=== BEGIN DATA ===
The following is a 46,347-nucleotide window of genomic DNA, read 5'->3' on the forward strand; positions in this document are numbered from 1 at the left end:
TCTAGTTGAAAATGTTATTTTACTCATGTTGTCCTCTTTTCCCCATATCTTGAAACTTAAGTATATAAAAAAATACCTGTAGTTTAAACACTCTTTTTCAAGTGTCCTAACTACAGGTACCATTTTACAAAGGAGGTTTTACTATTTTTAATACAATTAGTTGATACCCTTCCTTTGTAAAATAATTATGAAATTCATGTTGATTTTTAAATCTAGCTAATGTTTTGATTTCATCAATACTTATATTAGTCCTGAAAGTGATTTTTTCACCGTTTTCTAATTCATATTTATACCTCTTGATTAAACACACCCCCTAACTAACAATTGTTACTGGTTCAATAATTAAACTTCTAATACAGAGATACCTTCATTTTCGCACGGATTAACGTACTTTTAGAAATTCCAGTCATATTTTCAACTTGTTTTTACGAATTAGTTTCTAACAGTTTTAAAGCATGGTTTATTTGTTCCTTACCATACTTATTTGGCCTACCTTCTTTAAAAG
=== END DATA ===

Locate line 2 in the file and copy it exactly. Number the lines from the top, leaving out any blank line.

TCTAGTTGAAAATGTTATTTTACTCATGTTGTCCTCTTTTCCCCATATCTTGAAACTTAAGTATATAAAAAAATACCTGTAGTTTAAACACTCTTTTTCAAGTGTCCTAACTACAGGTACCATTTTACAAAGGAGGTTTTACTATTTTTAATACAATTAGTTGATACCCTTCCTTTGTAAAATAATTATGAAATTCATGTTGATTTTTAAATCTAGCTAATGTTTTGATTTCATCAATACTTATATTAGTCCTGAAAGTGATTTTTTCACCGTTTTCTAATTCATATTTATACCTCTTGATTAAACACACCCCCTAACTAACAATTGTTACTGGTTCAATAATTAAACTTCTAATACAGAGATACCTTCATTTTCGCACGGATTAACGTACTTTTAGAAATTCCAGTCATATTTTCAACTTGTTTTTACGAATTAGTTTCTAACAGTTTTAAAGCATGGTTTATTTGTTCCTTACCATACTTATTTGGCCTACCTTCTTTAAAAG